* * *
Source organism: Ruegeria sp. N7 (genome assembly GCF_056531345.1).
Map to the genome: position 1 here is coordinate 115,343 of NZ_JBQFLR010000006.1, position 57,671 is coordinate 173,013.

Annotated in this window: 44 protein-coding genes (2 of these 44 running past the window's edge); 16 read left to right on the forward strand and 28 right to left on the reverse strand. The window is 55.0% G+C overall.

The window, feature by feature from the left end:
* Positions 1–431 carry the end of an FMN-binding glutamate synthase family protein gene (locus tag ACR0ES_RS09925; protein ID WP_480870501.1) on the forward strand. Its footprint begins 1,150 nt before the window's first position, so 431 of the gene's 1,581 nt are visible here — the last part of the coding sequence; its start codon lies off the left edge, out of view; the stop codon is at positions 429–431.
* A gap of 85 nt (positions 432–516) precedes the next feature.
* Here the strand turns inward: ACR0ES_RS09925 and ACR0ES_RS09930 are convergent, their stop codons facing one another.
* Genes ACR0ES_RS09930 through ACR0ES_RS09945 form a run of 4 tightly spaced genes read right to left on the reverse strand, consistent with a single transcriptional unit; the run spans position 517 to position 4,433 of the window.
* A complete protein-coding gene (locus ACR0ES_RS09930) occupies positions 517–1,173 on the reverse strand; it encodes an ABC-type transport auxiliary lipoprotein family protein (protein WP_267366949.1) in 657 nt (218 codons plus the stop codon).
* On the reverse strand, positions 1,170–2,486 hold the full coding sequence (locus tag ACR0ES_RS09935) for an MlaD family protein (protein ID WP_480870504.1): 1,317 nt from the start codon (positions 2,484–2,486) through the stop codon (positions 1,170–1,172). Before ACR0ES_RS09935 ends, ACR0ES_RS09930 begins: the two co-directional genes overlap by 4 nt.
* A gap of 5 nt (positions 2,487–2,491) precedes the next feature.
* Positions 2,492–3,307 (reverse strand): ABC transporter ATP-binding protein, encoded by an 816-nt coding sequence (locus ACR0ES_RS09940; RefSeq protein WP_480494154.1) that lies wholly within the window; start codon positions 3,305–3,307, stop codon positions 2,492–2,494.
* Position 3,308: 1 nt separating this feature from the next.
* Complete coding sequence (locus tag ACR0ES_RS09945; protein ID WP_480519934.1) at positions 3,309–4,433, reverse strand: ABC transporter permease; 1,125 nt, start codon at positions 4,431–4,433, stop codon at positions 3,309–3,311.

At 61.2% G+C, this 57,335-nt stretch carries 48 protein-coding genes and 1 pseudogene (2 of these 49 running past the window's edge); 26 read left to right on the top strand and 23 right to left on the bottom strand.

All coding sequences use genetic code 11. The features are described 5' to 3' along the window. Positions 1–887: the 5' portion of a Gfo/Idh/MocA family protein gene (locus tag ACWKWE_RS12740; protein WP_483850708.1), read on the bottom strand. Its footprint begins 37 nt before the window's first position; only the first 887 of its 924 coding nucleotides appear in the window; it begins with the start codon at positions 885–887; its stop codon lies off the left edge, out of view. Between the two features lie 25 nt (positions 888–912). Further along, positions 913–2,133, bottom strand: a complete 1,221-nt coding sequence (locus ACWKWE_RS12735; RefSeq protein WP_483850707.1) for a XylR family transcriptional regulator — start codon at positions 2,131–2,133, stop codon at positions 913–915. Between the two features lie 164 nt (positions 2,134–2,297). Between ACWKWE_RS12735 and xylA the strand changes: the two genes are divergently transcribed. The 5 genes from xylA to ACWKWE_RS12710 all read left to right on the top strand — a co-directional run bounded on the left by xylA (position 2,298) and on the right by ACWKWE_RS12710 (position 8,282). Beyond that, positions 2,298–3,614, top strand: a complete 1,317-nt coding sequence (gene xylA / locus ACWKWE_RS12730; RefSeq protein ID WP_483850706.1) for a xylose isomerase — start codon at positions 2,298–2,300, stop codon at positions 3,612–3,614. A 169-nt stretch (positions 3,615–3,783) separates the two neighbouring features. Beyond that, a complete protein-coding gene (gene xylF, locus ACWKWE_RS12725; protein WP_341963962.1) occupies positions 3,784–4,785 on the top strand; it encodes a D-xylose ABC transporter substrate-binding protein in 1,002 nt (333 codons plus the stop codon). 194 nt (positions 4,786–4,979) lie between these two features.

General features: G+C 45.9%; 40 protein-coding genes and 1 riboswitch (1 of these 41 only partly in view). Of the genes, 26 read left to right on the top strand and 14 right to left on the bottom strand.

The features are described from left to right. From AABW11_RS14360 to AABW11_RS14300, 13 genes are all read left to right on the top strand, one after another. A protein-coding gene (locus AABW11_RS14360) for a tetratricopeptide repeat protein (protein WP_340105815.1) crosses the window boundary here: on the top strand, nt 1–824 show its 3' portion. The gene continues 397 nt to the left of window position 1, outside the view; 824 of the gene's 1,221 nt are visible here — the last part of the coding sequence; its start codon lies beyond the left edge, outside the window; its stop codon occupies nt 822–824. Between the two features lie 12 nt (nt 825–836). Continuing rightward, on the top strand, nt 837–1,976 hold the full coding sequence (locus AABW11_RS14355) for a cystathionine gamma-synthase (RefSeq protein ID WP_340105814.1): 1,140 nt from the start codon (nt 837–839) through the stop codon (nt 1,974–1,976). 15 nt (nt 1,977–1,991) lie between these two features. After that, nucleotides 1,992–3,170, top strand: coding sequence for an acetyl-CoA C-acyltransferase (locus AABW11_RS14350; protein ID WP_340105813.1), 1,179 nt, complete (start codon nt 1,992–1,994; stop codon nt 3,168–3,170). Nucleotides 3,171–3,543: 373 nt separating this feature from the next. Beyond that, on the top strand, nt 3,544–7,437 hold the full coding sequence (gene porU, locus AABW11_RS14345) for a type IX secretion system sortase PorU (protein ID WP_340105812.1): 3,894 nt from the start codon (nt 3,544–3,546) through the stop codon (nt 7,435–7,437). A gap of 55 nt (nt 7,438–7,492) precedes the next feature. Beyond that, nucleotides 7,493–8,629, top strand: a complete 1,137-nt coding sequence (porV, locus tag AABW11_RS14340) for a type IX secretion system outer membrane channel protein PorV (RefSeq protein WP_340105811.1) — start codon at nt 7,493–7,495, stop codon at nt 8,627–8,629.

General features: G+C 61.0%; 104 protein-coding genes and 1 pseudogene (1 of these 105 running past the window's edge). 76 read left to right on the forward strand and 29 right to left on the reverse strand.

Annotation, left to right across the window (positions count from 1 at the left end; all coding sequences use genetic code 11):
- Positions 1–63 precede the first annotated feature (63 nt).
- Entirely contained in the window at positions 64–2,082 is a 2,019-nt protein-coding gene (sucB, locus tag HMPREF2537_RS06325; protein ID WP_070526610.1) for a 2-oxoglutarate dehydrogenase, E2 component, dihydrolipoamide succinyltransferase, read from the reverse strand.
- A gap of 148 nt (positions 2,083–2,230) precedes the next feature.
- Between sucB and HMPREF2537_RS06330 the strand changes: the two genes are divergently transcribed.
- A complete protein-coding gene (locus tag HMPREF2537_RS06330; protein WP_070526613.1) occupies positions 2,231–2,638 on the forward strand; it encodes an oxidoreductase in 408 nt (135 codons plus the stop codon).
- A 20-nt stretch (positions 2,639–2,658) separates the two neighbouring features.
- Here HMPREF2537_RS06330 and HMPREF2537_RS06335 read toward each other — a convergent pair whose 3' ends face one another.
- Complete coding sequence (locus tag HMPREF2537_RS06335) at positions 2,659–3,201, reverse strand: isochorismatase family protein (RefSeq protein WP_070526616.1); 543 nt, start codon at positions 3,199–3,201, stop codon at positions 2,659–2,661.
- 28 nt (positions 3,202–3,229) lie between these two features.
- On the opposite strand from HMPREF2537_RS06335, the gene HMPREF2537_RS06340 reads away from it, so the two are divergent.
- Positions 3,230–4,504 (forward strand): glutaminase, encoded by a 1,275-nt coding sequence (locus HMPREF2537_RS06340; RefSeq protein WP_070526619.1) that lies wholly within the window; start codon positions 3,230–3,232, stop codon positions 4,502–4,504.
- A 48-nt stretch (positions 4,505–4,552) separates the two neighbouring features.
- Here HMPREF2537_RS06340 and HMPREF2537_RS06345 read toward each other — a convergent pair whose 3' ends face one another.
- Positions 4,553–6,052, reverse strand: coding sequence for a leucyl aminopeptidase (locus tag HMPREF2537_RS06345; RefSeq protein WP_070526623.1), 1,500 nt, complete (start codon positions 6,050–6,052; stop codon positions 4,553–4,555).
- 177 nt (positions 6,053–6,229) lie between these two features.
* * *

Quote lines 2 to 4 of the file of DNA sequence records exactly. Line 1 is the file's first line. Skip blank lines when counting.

Map to the genome: position 1 here is coordinate 115,343 of NZ_JBQFLR010000006.1, position 57,671 is coordinate 173,013.

Annotated in this window: 44 protein-coding genes (2 of these 44 running past the window's edge); 16 read left to right on the forward strand and 28 right to left on the reverse strand. The window is 55.0% G+C overall.

The window, feature by feature from the left end: